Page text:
The 9,000-pound behemoth that is the GMC Hummer EV dominated the news cycle this week after some light testing showed it would take the owner four days to recharge using the most basic setup at home.
The resulting craze has divided the media landscape and left electrification acolytes arguing with combustion-minded infidels in automotive crusades. But the real tragedy seems to be the complete abandonment of nuance when discussing the matter, as much more is at stake than the new Hummer taking the better part of a week to fully charge. Neither side seems to see the whole picture and has chosen to ignore some of the pros and cons associated with fully electric vehicle charging.
Innocently, this all started with a seemingly obvious home test done by the fast lane (TFL) to determine how quickly the Hummer could acquire power. But the resulting video clip was immediately converted to reject or confirm people’s preconceived notions about fully electric vehicles. Breitbart shared the story and framed it as proof of the many dangers EV users face, building on an earlier video shared by Hoovie’s Garage which showed the substantial amount of range the Ford Lightning had to sacrifice to tow a loaded trailer weighing 3,500 pounds.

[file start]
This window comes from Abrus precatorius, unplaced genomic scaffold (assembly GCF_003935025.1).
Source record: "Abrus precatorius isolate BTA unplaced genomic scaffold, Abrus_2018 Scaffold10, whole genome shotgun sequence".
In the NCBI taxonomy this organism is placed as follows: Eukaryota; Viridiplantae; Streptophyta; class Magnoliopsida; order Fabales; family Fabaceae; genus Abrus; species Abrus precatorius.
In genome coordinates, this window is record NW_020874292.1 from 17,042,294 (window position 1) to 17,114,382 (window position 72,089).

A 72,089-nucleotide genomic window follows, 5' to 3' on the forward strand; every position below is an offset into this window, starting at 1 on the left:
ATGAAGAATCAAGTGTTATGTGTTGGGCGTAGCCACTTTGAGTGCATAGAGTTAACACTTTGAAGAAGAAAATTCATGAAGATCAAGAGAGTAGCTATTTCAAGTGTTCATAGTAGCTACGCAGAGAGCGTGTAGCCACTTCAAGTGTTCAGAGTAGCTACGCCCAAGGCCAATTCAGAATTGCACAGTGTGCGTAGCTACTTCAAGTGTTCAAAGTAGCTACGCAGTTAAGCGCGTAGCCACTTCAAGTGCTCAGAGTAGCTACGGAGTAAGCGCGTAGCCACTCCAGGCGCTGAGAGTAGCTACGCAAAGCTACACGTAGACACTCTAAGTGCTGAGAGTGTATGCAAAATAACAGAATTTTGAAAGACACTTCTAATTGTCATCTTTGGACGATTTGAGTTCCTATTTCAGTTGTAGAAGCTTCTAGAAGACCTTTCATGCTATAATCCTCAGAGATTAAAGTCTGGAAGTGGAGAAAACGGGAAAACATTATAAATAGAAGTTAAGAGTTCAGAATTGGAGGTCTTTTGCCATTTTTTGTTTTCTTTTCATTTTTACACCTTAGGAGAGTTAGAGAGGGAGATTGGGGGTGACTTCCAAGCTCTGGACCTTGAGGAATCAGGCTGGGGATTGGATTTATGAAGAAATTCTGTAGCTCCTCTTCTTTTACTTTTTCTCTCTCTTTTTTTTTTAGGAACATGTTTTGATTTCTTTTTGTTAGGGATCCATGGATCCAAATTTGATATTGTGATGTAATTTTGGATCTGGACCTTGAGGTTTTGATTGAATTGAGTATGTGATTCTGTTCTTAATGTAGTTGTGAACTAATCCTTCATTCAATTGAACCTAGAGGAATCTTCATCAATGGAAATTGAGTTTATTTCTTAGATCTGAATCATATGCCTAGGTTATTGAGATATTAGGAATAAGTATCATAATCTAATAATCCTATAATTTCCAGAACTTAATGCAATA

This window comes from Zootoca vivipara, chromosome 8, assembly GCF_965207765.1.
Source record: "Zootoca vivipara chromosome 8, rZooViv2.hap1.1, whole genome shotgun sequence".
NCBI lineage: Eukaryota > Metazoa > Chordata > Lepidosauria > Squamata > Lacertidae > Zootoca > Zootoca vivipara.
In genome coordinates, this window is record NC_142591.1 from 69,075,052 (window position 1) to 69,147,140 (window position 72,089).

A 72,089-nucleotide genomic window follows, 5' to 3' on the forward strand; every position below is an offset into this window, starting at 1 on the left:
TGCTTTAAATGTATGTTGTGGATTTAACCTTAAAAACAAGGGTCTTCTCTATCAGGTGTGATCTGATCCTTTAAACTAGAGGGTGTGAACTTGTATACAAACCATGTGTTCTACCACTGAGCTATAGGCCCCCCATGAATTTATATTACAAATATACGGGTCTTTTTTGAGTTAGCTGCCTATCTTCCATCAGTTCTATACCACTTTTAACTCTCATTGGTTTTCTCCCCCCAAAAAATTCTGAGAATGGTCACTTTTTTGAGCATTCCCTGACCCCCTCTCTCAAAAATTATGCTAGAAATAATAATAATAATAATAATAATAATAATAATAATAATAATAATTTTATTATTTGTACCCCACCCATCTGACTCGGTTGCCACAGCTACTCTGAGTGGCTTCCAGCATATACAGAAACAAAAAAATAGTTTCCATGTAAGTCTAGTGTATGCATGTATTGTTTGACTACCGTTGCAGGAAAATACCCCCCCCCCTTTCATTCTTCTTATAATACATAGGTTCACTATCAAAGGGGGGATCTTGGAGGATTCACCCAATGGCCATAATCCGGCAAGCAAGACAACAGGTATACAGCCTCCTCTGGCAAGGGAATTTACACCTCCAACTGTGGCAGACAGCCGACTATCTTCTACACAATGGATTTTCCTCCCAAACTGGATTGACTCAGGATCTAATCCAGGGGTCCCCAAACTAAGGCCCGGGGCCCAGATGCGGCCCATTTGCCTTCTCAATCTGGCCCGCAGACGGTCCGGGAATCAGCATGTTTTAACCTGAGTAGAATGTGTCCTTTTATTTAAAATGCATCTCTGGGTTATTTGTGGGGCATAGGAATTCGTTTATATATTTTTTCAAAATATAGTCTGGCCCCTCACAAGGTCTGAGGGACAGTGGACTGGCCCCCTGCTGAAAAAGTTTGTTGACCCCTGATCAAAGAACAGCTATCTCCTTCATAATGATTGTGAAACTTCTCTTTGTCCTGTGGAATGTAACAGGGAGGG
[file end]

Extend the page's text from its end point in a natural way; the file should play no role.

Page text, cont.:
Both tests offered useful information that could be useful to consumers. Nevertheless, Breitbart it tended to focus on the drawbacks of electrification, encouraging pro-EV outlets (which also have an obvious bias) to take the opposite position. Although they were quickly outnumbered by the press at large, realizing that focusing on the four-day load test made for juicier headlines, something that would have been fine if given a broader context.
This continued, rolling into more posts, with even Alex Jones weighing in on the matter even though it was obvious he hadn’t seen any of the videos before giving his assessment.
Overall, it was a disappointing situation, and not because I have an affinity for electric cars. To me, electric vehicles have always seemed designed for modern people who lead exceptionally structured lifestyles and don’t have many places to go. The torque-prone nature of the powertrain is appealing, but the rest of the electric vehicle ownership experience is not. With the notable exception of the Ioniq 5, none of them have managed to hold my attention for very long.
But it’s still important for people to know all the facts, whether or not I’d park one in my own driveway if money wasn’t an issue.